Jo Ann Beard
Little, Brown, 2021, $27
Jo Ann Beard's name has become nearly synonymous with creative nonfiction, the nebulous genre straddling fiction and nonfiction. Beard, a Guggenheim Fellow and Sarah Lawrence professor, often treats genre as a suggestion rather than in a rule in her work. In the author's note of her new collection, Festival Days, she writes: "This very book has a couple of stories in it...or anyway they were first published as stories. They are also essays, in their own secret ways, and the essays are also stories." The collection gathers nine pieces, both new and previously published, that fall somewhere between fiction, nonfiction, and a blurry combination of the two. Festival Days, her first book in nearly a decade, proves that Beard is as daring, sharp, and vibrant as ever.
Genre isn't the only convention Beard is experimenting with in Festival Days. In many of these pieces, time is malleable; it slows, stops, starts, flattens, bumps up against itself. In "The Tomb of Wrestling," a woman fends off a stranger during a home invasion. During the attack, she thinks: "Something weird was happening to time—it was swirling instead of linear, like pouring strands of purple and green paint into a bucket of white and giving it one stir. Now was also then was also another then." At first, "What You Seek is Seeking You" seems like a straightforward story about a loveless doctoral student—until the narrative shifts to an entirely new character. In its final pages, the story boomerangs back, landing the reader (and characters) into the most unexpectedly heartwarming place imaginable. The way Beard wields time mirrors the way we experience life—the past forever echoing in the present.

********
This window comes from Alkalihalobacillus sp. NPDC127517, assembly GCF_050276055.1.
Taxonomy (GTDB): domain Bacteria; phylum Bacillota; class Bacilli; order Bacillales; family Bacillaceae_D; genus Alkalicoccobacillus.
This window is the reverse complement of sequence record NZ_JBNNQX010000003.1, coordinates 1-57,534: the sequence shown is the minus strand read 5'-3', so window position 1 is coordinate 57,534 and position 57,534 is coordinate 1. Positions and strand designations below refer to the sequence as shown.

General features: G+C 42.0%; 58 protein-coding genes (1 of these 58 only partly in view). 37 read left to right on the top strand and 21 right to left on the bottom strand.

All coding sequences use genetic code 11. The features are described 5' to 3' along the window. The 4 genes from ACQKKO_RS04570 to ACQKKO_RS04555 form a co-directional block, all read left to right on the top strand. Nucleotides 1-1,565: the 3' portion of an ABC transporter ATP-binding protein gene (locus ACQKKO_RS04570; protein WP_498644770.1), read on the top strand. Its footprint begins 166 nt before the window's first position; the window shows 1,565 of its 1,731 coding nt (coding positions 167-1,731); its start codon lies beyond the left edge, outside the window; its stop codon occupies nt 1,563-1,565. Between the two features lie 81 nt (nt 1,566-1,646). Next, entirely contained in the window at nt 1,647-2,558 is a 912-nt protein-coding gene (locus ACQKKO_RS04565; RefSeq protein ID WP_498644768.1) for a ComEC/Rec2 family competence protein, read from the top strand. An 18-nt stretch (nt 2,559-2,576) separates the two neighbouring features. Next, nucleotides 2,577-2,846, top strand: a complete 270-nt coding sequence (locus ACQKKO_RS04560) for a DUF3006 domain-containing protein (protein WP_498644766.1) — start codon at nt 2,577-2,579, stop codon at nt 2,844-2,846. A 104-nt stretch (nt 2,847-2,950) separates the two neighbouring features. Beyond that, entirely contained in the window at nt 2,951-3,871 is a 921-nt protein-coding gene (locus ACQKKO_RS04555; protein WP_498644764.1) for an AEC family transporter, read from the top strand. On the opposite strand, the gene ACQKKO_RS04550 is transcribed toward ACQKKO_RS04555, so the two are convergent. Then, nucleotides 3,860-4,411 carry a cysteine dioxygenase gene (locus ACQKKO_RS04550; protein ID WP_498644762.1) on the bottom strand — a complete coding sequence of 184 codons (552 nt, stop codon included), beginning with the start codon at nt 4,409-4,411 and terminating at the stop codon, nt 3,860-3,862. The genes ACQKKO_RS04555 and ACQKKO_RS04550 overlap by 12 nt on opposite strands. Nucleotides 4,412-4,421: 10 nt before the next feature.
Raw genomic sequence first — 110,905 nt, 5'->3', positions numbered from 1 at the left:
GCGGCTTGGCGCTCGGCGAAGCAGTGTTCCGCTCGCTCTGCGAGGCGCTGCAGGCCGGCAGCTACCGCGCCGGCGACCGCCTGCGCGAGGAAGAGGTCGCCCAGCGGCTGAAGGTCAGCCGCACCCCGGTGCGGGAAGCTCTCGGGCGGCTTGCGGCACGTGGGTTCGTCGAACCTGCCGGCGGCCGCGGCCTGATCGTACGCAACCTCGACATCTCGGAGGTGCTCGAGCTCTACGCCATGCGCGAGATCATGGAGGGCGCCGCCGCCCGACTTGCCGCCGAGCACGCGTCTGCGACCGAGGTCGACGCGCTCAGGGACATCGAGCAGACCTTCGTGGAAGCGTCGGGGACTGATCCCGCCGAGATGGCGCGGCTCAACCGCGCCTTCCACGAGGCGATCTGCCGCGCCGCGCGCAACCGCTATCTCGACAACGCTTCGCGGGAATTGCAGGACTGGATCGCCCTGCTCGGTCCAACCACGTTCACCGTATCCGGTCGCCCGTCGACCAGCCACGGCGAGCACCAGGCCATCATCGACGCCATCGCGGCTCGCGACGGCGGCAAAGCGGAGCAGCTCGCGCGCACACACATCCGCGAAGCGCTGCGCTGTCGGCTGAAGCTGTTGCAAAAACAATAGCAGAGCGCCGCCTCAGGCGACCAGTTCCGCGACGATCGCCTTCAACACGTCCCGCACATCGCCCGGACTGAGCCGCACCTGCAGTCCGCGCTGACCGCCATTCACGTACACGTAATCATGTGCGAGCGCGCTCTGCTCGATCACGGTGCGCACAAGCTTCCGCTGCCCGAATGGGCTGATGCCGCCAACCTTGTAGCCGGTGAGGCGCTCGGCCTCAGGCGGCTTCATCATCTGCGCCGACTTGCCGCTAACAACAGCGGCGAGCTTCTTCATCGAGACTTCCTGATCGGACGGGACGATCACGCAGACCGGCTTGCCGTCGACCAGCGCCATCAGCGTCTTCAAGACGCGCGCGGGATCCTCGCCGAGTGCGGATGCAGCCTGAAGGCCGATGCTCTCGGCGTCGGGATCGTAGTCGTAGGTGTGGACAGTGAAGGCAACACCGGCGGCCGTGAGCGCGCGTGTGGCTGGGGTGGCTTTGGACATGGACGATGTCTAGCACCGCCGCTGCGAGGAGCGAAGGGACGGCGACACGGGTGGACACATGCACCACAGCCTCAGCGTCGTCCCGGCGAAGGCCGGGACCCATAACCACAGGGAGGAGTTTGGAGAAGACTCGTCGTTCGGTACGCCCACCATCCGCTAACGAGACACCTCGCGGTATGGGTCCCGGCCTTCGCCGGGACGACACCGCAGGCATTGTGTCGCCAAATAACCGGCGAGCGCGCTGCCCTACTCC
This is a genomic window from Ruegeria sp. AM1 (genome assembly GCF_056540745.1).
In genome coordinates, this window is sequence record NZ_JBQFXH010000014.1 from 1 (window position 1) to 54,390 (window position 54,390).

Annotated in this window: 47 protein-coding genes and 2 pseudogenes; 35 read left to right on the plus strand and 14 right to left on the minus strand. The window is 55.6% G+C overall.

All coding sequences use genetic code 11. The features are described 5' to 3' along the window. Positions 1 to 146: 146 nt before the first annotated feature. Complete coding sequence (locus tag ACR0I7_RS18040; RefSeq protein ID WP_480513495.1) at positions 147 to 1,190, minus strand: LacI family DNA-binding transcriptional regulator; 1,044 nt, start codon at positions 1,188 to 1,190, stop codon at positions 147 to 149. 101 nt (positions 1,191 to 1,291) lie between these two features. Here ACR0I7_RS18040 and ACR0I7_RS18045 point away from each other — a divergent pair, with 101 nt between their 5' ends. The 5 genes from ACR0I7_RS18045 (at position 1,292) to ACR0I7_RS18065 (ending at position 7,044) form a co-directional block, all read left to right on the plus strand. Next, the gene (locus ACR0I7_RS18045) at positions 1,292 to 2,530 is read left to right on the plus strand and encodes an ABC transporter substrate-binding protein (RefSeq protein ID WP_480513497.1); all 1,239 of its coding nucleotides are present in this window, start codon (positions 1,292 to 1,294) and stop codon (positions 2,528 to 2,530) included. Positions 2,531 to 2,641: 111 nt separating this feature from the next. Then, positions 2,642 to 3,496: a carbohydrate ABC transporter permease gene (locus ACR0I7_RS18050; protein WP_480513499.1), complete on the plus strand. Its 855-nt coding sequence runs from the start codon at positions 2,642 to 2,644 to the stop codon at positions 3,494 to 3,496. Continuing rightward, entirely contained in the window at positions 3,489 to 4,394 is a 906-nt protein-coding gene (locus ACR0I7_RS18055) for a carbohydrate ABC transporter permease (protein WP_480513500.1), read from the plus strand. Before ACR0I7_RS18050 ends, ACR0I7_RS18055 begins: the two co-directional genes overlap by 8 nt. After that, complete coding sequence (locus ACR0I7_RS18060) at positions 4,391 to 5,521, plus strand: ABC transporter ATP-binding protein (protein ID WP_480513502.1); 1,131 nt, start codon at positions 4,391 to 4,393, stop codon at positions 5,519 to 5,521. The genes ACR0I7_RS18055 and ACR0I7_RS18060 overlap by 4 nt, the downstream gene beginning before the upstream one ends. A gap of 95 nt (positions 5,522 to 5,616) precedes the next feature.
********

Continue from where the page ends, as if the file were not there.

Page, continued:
Most pieces in the collection deal with death in one way or another. "Last Night," a short but moving essay, is about Beard putting her beloved dog to sleep. The titular novella-length essay recounts (and weaves together) the dissolution of Beard's marriage and the untimely passing of a friend. Rooted in reporting, "Werner" and "Cheri" both deal with the specter of death: the former about a man who wakes to find his apartment engulfed in flames; the latter about a woman with terminal cancer. "Cheri," one of the collection's strongest stories, captures the largely incongruous mix of emotions felt in the face of death. As the end nears, Cheri panics in the face of her own mortality: "Alone in her room, she whimpers with the terrible grief of it, of being forced to abandon herself like a smoldering ship. It's impossible to imagine not existing, she discovers, because in order to imagine, you must exist." This encapsulation of facing oblivion is devastating and pitch perfect.
One of the most wonderful and enduring aspects of Beard's writing is the way she captures the ordinariness of turmoil. Life is cancer, adultery, and dead ducks—and also Pringles, food poisoning, and writer's block. The mundane and the monumental are elevated to equal importance by her piercing observations and remarkable prose. In "Close"—an essay about writing, and not writing, and all of the things writing is like and not like—Beard writes, "It's a lofty goal, to imagine translating one's own personal experiences in a way that instructs and illuminates, moves and inspires, another human being." And, yet, Festival Days does exactly that.
Land: How the Hunger for Ownership Shaped the Modern WorldSimon Winchester